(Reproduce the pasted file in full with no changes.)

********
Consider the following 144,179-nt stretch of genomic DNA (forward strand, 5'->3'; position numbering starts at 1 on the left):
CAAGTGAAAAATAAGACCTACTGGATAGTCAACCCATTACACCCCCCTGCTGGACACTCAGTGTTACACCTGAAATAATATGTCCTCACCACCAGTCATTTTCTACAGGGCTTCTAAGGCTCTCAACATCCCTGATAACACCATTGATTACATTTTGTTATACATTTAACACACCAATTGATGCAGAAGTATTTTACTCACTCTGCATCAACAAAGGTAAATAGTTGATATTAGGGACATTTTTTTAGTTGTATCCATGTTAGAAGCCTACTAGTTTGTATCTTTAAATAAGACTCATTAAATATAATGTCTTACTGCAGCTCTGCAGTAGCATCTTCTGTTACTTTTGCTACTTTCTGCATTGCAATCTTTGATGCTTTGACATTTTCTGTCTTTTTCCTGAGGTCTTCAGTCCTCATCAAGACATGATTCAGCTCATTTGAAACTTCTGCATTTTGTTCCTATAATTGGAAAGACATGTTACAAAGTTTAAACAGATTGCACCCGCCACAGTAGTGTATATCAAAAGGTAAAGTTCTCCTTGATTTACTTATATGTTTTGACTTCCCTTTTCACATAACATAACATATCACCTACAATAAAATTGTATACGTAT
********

Consider the following 144,179-nt stretch of genomic DNA (forward strand, 5'->3'; position numbering starts at 1 on the left):
CAAGTGAAAAATAAGACCTACTGGATAGTCAACCCATTACACCCCCCTGCTGGACACTCAGTGTTACACCTGAAATAATATGTCCTCACCACCAGTCATTTTCTACAGGGCTTCTAAGGCTCTCAACATCCCTGATAACACCATTGATTACATTTTGTTATACATTTAACACACCAATTGATGCAGAAGTATTTTACTCACTCTGCATCAACAAAGGTAAATAGTTGATATTAGGGACATTTTTTTAGTTGTATCCATGTTAGAAGCCTACTAGTTTGTATCTTTAAATAAGACTCATTAAATATAATGTCTTACTGCAGCTCTGCAGTAGCATCTTCTGTTACTTTTGCTACTTTCTGCATTGCAATCTTTGATGCTTTGACATTTTCTGTCTTTTTCCTGAGGTCTTCAGTCCTCATCAAGACATGATTCAGCTCATTTGAAACTTCTGCATTTTGTTCCTATAATTGGAAAGACATGTTACAAAGTTTAAACAGATTGCACCCGCCACAGTAGTGTATATCAAAAGGTAAAGTTCTCCTTGATTTACTTATATGTTTTGACTTCCCTTTTCACATAACATAACATATCACCTACAATAAAATTGTATACGTAT